Article
To date, movement patterns of juvenile sand tigers (Carcharias taurus) along the east coast of the USA have been loosely defined. Given the magnitude of the purported decline in the sand tiger population in the western North Atlantic (WNA), characterization of the species' movement patterns throughout this broad area is essential for the effective management and recovery of this population. Using passive acoustic telemetry, pop-up satellite archival transmitting tags, and conventional fishery-dependent tag/recapture data, seasonal movements of juvenile sand tigers (ages 0-2 years; < 125 cm fork length) were monitored between Maine and Florida along the US east coast from 2007 to 2013. Collectively, tag data indicated that juvenile sand tigers undergo extensive seasonal coastal migrations moving between summer (June-October) habitat (Maine to Delaware Bay) and winter (December-April) habitat (Cape Hatteras to central Florida) during the spring (April-June) and fall/early winter (October-December). Juvenile sand tigers occurred in a wide range of temperatures (9.8-26.9 A degrees C) throughout the year, but spent the majority of their time in water from 12 to 20 A degrees C. Given the extensive movements and continuous utilization of relatively shallow (< 80 m) nearshore waters exhibited by these relatively small individuals throughout their first years of life, it is imperative that precautions be taken to limit negative effects of anthropogenic interactions on this species (i.e., fisheries bycatch, coastal degradation) in an effort to rebuild and sustain the WNA population.
Article
Knowledge of migratory movements and depth/temperature-related use of coastal waters by sharks can lead to more sustainable fisheries and assist in managing the long-term conservation of those species now considered threatened. Pop-up archival satellite tags (PATs) provide an alternative to conventional tagging for documenting migratory movements. This study focussed on the migratory movements of Carcharias taurus, a critically endangered shark found along the east coast of Australia. From October 2003 to July 2008, 15 C. taurus individuals were tagged with PATs with varying deployments (60-150 days) and acoustic tags linked to an acoustic monitoring system providing accurate geo-location. Distances moved by C. taurus individuals ranged from 5 to 1550 km and varied according to sex and season. Migrations north and south were punctuated en route by occupation of sites for varying periods of time. The deepest depth recorded was 232 m off South West Rocks on the New South Wales mid-north coast. On average, C. taurus males and females spent at least 71% of their time in waters <40 m and 95% of their time in waters 17-248 degrees C. By mainly occupying inshore waters, C. taurus is exposed to potentially adverse fishing-related interactions that may be difficult to mitigate.
Article
Photo-identification techniques were used to investigate temporal and spatial distributions of Carcharias taurus (Rafinesque, 1810) in relation to maturity, sex and pregnancy status at 19 sites along Australia's eastern coastline. Of 931 individual sharks identified between 2004 and 2008, 479 were female (271 mature, 208 immature) and 452 male (288 mature, 164 immature). Mature, non-gravid females and mature males were mostly observed in the southern to central parts of this species range, along the eastern coast of Australia, in early summer to early winter. These sharks subsequently moved northward, and mating occurred in late spring to early summer in waters off the coast of northern New South Wales and southern Queensland. Pregnant C. taurus aggregated at Wolf Rock in southern Queensland, at the most northerly part of their known range, from late summer to early winter. These sharks subsequently migrated south to pup in central and southern waters of their range in late winter to late spring. Immature sharks of both sexes moved less than mature sharks, showed no synchronised migration patterns, and were mostly restricted to central and southern waters. The improved understanding of sex-and maturity-based migration of C. taurus provided here should facilitate a conservation strategy appropriate for this species in Australian waters.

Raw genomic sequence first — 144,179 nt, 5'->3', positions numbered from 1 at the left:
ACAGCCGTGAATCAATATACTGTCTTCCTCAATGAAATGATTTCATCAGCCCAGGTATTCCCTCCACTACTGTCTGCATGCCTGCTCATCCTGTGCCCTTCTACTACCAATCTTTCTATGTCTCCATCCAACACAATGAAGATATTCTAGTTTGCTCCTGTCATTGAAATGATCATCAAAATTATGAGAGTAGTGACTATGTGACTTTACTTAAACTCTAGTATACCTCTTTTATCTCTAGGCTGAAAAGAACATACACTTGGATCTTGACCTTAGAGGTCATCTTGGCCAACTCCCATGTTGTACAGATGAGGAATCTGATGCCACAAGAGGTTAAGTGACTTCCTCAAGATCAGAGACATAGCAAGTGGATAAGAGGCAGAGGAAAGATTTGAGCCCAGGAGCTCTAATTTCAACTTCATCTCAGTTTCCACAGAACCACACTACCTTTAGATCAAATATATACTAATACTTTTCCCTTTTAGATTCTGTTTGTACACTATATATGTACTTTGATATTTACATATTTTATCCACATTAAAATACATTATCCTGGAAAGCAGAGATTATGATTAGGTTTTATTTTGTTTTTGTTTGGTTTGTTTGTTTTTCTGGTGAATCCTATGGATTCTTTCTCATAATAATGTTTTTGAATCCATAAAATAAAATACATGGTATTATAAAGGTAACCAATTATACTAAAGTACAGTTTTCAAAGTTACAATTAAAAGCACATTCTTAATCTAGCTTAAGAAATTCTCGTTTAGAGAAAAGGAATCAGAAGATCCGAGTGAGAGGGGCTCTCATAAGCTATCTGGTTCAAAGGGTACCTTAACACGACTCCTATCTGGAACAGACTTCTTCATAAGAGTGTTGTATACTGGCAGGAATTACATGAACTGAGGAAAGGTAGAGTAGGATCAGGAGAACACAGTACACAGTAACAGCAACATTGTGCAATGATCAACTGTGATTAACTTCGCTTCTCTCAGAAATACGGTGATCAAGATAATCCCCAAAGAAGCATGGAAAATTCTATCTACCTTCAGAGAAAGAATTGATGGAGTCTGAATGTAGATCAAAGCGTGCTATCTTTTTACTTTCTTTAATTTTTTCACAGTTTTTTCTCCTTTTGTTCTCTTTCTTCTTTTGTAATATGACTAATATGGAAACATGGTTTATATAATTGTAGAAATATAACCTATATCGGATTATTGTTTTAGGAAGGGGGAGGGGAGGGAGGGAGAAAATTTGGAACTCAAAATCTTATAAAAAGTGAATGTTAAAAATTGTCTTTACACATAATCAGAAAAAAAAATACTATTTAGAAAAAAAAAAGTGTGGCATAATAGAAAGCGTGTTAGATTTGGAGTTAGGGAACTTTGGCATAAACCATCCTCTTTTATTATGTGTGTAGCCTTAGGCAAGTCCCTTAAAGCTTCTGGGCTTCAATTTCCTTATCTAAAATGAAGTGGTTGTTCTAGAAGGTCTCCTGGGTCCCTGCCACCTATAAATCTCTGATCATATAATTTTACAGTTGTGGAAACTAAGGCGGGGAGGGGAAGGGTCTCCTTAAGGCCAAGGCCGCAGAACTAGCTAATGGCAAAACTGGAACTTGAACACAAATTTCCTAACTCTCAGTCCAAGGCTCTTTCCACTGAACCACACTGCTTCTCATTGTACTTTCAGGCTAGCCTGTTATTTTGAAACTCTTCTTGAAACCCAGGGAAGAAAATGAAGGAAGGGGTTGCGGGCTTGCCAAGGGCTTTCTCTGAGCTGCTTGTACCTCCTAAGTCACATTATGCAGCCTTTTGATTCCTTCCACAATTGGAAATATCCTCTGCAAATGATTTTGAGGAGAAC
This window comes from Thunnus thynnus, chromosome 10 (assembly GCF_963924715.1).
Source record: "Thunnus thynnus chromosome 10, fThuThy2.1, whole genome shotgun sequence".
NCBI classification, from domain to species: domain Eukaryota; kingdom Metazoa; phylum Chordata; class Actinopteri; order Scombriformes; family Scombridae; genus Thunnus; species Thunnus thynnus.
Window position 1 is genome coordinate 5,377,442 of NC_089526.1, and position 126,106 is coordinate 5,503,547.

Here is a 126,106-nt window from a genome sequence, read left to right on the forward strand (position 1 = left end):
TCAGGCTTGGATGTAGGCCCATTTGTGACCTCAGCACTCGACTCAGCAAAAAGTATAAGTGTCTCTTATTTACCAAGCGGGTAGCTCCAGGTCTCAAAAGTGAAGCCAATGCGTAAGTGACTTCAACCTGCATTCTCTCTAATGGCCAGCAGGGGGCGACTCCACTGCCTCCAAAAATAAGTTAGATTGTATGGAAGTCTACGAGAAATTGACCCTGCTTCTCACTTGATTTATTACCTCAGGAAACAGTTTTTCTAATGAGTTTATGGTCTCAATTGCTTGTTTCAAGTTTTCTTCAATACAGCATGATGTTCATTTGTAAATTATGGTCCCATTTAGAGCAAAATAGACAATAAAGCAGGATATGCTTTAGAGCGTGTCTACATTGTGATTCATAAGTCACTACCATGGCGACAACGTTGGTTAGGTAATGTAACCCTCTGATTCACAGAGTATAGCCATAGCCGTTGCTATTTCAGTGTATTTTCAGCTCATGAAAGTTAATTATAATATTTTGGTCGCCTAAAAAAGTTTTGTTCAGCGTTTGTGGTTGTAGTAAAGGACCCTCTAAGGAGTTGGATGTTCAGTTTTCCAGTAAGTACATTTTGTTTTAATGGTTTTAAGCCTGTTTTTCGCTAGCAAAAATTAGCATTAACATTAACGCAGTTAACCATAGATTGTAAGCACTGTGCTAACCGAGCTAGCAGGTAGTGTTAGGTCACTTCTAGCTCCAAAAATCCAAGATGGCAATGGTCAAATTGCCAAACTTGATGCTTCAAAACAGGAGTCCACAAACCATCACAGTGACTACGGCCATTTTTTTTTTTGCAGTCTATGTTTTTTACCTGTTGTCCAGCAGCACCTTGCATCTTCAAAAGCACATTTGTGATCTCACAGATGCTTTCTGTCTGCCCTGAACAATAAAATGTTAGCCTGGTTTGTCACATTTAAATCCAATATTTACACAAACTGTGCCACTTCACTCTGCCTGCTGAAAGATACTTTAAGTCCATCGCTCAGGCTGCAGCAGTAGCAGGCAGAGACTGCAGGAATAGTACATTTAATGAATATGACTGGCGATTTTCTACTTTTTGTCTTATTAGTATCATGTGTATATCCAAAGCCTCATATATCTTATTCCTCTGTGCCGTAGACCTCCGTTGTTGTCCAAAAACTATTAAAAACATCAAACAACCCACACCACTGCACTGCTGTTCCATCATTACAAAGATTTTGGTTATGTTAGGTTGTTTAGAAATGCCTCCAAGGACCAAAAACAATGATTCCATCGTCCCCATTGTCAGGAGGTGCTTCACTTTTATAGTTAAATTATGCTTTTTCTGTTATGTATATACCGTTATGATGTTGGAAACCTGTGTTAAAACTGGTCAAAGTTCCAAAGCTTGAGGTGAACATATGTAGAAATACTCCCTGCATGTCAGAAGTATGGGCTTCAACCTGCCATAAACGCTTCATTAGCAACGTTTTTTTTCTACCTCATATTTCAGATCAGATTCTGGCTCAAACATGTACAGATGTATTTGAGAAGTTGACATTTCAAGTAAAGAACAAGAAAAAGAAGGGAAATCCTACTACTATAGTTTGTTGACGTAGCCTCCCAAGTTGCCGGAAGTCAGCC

Article
Catches from competitive shore-anglers, inshore boat-based anglers and sightings by spearfishers and divers were used to infer the spatial and seasonal movement patterns of young-of-the-year (2.4m TL) ragged-tooth sharks Carcharias taurus along the coast of South Africa. Adult sharks inhabited the entire coast between Maputaland in the east and St Helena Bay on the West Coast. The geographical range of sharks at earlier life-history stages decreased with size. The vast majority (93.8%) of young-of-the-year sharks recorded from competitive shore-angling club records were between East London and St Francis Bay on the East Coast, suggesting this region to be the primary nursery area for C. taurus. Estuarine systems, although utilised by young-of-the-year and juvenile C. taurus, do not form an important component of their nursery area in South Africa. Catches of pregnant and post partum females taken during the same time of year and in different areas indicated a biennial reproductive cycle. C. taurus appears to display a high degree of affinity for particular reefs. The reason some reefs are chosen over others, despite having similar physical characteristics, remains unclear. A significant increase in the number of C. taurus caught in competitions held by the Border Rock and Surf Angling Association between 1984 and 2004 suggests an increase in the abundance of C. taurus.
Article